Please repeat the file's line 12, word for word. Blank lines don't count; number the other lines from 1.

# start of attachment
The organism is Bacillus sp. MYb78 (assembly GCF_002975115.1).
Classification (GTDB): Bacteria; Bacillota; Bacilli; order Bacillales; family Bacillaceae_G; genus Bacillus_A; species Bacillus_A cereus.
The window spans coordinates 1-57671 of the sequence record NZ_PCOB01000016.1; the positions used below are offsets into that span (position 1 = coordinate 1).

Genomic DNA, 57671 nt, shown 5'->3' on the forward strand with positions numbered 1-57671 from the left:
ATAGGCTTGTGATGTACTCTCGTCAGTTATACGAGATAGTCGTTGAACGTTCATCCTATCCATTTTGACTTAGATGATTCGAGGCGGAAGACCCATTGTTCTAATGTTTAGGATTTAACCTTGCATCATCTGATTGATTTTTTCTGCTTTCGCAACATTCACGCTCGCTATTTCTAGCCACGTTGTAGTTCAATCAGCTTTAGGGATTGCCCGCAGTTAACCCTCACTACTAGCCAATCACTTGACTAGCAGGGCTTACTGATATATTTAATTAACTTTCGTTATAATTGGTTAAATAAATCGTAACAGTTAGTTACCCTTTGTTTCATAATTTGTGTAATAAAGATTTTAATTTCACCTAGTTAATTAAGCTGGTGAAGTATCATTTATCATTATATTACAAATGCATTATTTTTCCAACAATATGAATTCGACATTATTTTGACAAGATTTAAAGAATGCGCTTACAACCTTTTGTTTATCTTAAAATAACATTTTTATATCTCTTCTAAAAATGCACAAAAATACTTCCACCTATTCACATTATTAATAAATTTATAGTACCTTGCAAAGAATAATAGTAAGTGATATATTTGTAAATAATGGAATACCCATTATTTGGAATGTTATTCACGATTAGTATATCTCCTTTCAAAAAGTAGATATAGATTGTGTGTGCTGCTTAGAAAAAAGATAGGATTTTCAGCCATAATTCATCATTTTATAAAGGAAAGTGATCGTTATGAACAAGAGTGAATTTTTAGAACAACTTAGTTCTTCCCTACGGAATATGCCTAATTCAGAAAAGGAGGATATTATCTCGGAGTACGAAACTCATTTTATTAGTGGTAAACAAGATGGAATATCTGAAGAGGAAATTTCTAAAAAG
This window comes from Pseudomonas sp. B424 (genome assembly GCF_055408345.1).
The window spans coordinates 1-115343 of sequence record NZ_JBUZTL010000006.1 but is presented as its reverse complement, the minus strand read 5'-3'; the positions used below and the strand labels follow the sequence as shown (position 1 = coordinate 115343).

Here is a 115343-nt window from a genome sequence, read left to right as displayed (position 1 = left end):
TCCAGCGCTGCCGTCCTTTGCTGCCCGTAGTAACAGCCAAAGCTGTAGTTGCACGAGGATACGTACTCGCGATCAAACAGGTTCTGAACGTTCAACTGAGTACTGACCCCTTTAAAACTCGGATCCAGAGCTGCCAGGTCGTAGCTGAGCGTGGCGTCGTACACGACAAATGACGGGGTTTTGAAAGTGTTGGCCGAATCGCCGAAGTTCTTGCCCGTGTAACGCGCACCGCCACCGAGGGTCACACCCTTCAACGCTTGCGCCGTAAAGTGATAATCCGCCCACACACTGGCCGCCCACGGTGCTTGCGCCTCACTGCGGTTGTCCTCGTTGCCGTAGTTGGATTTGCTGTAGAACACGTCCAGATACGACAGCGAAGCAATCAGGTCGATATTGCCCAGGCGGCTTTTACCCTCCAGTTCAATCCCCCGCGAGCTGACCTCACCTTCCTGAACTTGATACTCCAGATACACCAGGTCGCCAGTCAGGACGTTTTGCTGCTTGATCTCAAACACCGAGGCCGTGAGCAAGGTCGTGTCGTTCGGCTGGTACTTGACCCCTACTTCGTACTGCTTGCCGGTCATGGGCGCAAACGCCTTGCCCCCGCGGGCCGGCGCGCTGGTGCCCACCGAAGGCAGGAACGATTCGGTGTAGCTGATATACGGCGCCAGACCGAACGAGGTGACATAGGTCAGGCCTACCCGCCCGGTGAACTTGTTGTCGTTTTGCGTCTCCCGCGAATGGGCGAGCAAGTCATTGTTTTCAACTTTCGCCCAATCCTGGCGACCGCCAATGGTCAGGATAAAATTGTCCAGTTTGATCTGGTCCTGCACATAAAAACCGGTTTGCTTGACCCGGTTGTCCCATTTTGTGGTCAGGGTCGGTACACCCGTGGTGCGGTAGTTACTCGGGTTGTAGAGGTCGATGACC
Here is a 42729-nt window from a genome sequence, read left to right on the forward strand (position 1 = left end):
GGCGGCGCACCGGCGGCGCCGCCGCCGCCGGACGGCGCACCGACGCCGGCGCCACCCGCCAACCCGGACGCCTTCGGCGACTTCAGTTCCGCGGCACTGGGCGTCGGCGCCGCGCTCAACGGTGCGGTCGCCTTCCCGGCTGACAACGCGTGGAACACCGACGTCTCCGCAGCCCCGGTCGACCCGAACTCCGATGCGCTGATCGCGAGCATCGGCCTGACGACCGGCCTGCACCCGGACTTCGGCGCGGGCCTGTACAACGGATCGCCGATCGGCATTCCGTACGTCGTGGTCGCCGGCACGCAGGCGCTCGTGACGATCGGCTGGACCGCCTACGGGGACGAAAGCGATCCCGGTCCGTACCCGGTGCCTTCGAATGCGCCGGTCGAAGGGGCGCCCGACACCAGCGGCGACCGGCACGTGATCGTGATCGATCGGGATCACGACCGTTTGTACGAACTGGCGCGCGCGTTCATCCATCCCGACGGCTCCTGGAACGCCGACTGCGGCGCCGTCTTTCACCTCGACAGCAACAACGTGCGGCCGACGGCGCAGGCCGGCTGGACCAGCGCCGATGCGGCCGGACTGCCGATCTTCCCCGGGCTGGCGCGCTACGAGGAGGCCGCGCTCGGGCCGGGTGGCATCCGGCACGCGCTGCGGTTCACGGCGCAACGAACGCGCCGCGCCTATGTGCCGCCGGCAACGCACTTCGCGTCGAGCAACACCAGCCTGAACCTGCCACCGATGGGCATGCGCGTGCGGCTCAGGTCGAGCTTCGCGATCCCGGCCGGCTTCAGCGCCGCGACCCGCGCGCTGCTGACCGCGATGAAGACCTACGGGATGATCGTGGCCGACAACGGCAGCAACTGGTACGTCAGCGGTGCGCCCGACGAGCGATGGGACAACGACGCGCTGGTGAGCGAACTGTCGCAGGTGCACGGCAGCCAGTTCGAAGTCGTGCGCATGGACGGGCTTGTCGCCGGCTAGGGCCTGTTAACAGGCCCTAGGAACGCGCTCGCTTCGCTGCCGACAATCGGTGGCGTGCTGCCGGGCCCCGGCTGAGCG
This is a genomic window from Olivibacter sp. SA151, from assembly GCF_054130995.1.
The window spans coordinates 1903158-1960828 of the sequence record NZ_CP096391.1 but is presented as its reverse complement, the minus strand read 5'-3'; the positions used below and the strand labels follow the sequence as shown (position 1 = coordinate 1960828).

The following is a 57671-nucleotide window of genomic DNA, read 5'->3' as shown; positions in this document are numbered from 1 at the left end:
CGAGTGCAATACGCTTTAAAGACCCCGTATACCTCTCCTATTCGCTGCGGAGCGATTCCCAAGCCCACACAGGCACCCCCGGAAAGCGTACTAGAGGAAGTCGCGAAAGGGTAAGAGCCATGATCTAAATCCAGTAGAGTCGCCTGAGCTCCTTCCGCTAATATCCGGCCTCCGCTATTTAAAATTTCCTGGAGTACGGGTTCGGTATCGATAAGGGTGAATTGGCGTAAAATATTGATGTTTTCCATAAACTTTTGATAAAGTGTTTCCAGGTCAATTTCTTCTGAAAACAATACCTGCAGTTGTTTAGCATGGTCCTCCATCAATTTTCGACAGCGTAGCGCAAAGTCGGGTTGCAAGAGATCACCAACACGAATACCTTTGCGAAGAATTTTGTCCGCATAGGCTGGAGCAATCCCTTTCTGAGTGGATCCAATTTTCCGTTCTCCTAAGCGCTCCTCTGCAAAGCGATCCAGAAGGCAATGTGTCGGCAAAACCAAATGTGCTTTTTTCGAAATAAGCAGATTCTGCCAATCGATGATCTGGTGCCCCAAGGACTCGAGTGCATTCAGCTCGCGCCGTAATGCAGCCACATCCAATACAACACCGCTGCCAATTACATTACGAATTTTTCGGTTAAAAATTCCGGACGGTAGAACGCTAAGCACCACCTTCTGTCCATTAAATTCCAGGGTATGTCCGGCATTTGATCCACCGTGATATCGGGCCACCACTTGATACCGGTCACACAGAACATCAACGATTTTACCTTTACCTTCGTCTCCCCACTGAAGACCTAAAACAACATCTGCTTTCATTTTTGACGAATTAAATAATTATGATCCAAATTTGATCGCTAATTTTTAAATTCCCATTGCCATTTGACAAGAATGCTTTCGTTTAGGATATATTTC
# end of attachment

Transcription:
This is a genomic window from Olivibacter sp. SA151, from assembly GCF_054130995.1.